Rethink on bail laws

Our story today of a possible cover-up involving the case of a violent criminal who committed murder while on bail raises questions not just for the Garda authorities but also the operation of our bail laws.

The 16th amendment to the Constitution, passed in 1996, provided that a court could refuse bail where it feared that, while at liberty, a suspect would commit a serious criminal offence. Up to then, bail could only be refused if the accused was a flight risk or likely to interfere with witnesses.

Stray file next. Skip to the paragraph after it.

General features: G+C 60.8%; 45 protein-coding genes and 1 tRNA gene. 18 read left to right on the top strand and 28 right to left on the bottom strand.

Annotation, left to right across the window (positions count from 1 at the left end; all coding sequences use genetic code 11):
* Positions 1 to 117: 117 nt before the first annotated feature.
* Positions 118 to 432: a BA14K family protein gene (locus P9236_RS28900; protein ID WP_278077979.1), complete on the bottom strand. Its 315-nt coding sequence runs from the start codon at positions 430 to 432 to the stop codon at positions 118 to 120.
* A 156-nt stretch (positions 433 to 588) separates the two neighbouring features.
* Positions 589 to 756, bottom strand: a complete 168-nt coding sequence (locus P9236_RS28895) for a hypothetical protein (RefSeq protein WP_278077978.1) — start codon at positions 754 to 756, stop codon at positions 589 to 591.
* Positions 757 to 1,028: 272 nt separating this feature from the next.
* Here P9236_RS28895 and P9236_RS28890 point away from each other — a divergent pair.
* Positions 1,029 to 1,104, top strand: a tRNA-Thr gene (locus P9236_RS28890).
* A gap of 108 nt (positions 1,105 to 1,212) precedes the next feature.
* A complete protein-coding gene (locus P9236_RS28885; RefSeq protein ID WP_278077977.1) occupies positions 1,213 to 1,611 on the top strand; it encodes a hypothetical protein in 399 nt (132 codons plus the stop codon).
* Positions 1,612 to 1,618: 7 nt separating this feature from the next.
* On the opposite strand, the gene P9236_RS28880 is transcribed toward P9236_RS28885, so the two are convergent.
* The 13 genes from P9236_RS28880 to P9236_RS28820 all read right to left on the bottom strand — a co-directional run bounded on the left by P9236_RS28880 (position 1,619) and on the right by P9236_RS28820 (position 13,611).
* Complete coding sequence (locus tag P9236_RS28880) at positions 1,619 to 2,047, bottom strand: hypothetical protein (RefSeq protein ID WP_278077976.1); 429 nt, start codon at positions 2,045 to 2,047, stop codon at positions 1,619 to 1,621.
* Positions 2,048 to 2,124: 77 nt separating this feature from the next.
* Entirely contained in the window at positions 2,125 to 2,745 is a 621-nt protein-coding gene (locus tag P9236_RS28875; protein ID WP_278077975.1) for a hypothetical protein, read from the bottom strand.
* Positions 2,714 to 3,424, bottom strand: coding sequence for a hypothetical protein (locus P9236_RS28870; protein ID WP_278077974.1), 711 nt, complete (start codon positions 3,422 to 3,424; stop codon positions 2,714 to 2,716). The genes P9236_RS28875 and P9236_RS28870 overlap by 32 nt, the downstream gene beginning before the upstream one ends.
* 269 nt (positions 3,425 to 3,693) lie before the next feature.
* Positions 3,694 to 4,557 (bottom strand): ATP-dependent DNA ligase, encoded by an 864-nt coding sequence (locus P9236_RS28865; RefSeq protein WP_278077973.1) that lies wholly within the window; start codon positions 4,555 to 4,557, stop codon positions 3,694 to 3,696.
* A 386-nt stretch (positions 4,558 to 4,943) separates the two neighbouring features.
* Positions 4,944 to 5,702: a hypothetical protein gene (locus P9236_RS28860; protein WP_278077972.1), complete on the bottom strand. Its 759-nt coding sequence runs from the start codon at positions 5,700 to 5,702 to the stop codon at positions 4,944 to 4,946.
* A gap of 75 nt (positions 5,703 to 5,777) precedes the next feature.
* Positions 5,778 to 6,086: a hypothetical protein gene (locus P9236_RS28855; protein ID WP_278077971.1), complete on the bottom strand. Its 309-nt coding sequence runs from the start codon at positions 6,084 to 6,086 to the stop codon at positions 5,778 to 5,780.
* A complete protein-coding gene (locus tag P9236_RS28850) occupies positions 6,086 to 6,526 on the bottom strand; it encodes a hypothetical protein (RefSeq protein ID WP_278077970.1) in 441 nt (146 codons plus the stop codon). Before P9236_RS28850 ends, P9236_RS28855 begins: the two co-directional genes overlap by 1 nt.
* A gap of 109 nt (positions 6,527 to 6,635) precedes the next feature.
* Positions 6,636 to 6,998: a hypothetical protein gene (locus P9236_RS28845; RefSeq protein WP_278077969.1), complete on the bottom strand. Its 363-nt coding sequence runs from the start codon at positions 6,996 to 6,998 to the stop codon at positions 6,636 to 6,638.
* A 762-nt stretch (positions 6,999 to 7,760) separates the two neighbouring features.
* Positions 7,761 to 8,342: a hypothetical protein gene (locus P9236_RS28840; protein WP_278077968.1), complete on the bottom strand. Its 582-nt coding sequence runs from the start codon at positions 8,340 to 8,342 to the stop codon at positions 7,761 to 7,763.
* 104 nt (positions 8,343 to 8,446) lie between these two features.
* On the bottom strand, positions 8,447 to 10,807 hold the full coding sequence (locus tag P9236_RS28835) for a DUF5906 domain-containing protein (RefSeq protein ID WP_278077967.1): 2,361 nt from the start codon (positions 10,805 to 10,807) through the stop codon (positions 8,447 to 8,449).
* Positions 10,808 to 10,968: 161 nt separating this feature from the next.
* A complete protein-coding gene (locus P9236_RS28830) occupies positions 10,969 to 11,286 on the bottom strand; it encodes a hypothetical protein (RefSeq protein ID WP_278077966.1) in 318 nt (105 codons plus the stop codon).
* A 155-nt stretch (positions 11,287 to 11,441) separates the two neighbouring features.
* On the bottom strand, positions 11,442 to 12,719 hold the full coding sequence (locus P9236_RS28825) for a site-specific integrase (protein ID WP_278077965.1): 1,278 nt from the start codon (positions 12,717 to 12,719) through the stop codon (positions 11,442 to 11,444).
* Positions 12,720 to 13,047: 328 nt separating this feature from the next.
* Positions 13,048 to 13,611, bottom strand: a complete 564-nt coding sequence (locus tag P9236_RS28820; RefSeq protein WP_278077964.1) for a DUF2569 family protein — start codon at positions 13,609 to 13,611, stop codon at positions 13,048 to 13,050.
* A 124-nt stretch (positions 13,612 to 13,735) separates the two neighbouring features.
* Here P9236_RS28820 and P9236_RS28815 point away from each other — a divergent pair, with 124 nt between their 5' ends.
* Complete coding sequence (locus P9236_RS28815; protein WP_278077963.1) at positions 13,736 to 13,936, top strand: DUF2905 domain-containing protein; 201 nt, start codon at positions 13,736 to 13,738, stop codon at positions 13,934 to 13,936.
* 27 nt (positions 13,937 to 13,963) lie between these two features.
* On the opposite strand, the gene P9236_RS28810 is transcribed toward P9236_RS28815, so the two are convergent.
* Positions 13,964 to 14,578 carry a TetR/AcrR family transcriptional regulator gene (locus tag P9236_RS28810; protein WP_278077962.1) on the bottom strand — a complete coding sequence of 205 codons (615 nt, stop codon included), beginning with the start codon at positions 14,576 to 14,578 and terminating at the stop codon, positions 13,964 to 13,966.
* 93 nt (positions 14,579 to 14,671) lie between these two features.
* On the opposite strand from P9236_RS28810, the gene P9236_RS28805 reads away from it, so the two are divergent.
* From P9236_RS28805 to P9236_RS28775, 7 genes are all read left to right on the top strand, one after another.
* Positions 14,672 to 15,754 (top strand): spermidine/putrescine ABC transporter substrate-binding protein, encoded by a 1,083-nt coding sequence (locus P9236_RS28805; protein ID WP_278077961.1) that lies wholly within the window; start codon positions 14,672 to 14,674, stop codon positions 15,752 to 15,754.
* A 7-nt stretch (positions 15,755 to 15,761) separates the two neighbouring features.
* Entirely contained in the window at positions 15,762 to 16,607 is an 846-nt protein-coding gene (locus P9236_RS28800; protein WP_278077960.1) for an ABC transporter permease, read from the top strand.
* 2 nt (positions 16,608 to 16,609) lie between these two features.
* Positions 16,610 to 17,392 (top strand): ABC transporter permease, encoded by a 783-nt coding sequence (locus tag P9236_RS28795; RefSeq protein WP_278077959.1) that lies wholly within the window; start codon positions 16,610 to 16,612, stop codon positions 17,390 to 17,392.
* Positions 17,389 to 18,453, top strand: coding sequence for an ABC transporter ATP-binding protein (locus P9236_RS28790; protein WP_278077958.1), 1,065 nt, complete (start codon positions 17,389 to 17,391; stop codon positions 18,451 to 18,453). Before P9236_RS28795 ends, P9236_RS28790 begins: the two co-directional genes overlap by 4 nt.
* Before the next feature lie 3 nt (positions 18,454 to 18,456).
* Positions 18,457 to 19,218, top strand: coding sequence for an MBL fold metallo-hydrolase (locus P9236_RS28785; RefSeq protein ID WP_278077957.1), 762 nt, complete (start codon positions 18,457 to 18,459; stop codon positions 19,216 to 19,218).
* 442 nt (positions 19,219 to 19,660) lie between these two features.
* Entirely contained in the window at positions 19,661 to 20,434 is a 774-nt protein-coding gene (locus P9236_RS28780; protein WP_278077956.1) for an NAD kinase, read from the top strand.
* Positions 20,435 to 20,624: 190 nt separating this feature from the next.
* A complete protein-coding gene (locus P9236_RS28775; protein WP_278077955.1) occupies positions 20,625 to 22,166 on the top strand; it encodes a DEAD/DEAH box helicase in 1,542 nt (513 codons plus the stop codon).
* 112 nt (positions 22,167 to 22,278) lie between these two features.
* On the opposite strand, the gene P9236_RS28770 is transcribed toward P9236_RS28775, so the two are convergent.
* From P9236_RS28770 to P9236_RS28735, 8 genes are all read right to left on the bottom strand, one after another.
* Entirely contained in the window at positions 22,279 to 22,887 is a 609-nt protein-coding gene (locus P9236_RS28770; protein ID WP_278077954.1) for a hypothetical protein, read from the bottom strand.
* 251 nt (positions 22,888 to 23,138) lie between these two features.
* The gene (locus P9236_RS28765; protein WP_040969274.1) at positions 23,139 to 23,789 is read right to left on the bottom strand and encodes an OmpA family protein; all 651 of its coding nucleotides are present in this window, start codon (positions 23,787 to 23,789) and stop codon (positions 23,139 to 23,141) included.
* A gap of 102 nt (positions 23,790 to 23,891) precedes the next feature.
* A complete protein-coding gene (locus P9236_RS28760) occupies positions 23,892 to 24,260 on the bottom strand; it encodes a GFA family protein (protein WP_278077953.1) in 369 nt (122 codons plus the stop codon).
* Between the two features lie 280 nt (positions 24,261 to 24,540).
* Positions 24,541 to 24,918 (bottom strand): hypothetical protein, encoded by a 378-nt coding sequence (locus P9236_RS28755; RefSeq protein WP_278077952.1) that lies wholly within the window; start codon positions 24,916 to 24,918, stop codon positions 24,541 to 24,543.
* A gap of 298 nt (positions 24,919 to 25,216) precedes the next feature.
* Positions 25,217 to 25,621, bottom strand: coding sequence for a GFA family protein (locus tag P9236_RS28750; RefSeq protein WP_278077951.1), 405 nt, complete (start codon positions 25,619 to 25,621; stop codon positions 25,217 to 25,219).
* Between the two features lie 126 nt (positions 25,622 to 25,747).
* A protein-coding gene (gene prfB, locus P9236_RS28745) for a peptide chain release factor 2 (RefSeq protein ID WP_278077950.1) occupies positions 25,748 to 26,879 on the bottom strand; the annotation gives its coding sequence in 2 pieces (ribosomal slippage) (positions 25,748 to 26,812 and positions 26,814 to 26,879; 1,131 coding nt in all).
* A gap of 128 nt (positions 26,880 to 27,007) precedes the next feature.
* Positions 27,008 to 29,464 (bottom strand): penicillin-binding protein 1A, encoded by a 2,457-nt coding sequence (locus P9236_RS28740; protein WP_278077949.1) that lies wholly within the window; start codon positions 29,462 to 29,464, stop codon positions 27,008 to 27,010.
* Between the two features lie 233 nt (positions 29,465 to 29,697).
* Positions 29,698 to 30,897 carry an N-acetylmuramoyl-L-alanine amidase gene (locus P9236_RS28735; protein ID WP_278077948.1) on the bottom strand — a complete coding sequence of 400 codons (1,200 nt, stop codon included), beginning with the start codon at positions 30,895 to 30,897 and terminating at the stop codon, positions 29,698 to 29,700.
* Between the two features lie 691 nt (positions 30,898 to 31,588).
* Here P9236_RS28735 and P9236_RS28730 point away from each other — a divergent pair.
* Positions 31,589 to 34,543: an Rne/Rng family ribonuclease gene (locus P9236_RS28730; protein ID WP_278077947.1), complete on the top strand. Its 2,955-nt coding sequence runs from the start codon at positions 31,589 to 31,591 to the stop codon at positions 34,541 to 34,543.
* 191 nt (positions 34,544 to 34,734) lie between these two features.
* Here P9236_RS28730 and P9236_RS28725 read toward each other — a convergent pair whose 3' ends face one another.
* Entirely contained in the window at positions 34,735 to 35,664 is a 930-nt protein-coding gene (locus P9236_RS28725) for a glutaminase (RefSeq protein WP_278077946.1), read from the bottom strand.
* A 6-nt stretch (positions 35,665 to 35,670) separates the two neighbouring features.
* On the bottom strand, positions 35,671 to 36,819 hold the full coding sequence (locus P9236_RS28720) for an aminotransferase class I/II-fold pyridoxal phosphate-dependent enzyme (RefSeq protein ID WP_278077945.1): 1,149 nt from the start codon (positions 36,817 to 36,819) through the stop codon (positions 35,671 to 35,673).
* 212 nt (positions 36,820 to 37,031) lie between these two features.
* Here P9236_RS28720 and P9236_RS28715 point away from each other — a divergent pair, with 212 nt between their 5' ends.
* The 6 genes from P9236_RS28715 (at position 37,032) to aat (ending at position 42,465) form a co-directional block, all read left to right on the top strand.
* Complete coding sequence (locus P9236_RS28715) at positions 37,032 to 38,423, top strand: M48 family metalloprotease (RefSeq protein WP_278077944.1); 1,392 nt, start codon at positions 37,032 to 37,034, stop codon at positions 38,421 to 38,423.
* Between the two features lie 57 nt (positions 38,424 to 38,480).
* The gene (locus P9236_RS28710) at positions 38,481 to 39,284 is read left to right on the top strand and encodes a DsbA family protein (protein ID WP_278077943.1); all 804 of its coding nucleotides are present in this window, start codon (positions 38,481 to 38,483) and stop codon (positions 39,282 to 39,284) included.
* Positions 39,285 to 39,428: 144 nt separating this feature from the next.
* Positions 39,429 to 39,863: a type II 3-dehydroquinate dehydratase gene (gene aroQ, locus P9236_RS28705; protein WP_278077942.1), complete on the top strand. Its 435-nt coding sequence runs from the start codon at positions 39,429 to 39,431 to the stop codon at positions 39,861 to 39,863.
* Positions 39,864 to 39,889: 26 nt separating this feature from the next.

Considering that this is the law of the land, it is extraordinary that a man could commit murder while on bail — twice — on charges concerning two separate violent offences.

While the presumption of innocence is an important civil liberty, it should never trump the over-riding consideration of protecting life — the greatest civil liberty of all.


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